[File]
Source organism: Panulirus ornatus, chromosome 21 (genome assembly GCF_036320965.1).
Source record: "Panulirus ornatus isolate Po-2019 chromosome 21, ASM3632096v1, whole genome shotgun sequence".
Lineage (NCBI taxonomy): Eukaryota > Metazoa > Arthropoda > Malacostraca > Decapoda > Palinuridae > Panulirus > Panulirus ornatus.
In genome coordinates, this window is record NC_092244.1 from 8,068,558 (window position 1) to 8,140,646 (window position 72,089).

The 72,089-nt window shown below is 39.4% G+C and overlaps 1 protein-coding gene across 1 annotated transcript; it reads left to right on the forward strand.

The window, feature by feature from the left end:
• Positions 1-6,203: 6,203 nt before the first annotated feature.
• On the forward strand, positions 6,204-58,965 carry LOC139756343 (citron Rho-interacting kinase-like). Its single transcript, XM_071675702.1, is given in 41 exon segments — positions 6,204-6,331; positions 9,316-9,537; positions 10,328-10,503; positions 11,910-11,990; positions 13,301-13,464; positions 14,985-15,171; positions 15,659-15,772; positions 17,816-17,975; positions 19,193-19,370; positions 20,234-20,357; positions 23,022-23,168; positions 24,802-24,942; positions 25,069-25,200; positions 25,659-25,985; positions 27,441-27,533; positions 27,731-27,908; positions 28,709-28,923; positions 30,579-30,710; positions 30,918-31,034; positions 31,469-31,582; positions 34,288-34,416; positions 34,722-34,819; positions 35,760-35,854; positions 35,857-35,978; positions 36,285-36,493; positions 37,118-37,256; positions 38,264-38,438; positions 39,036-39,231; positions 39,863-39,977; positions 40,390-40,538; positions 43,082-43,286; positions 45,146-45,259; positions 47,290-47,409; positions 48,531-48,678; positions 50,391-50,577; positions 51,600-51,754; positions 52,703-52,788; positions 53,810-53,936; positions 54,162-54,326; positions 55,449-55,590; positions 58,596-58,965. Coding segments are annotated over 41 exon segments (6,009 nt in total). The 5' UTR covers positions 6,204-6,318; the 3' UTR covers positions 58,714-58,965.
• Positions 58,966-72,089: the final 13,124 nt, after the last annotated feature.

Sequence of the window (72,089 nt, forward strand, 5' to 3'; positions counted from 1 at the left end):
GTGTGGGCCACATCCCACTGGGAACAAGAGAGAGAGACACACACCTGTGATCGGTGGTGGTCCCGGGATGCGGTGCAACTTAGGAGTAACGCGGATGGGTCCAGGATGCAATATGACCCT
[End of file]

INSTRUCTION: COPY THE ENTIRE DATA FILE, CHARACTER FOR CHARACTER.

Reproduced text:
Source organism: Panulirus ornatus, chromosome 21 (genome assembly GCF_036320965.1).
Source record: "Panulirus ornatus isolate Po-2019 chromosome 21, ASM3632096v1, whole genome shotgun sequence".
Lineage (NCBI taxonomy): Eukaryota > Metazoa > Arthropoda > Malacostraca > Decapoda > Palinuridae > Panulirus > Panulirus ornatus.
In genome coordinates, this window is record NC_092244.1 from 8,068,558 (window position 1) to 8,140,646 (window position 72,089).

The 72,089-nt window shown below is 39.4% G+C and overlaps 1 protein-coding gene across 1 annotated transcript; it reads left to right on the forward strand.

The window, feature by feature from the left end:
• Positions 1-6,203: 6,203 nt before the first annotated feature.
• On the forward strand, positions 6,204-58,965 carry LOC139756343 (citron Rho-interacting kinase-like). Its single transcript, XM_071675702.1, is given in 41 exon segments — positions 6,204-6,331; positions 9,316-9,537; positions 10,328-10,503; positions 11,910-11,990; positions 13,301-13,464; positions 14,985-15,171; positions 15,659-15,772; positions 17,816-17,975; positions 19,193-19,370; positions 20,234-20,357; positions 23,022-23,168; positions 24,802-24,942; positions 25,069-25,200; positions 25,659-25,985; positions 27,441-27,533; positions 27,731-27,908; positions 28,709-28,923; positions 30,579-30,710; positions 30,918-31,034; positions 31,469-31,582; positions 34,288-34,416; positions 34,722-34,819; positions 35,760-35,854; positions 35,857-35,978; positions 36,285-36,493; positions 37,118-37,256; positions 38,264-38,438; positions 39,036-39,231; positions 39,863-39,977; positions 40,390-40,538; positions 43,082-43,286; positions 45,146-45,259; positions 47,290-47,409; positions 48,531-48,678; positions 50,391-50,577; positions 51,600-51,754; positions 52,703-52,788; positions 53,810-53,936; positions 54,162-54,326; positions 55,449-55,590; positions 58,596-58,965. Coding segments are annotated over 41 exon segments (6,009 nt in total). The 5' UTR covers positions 6,204-6,318; the 3' UTR covers positions 58,714-58,965.
• Positions 58,966-72,089: the final 13,124 nt, after the last annotated feature.

Sequence of the window (72,089 nt, forward strand, 5' to 3'; positions counted from 1 at the left end):
GTGTGGGCCACATCCCACTGGGAACAAGAGAGAGAGACACACACCTGTGATCGGTGGTGGTCCCGGGATGCGGTGCAACTTAGGAGTAACGCGGATGGGTCCAGGATGCAATATGACCCT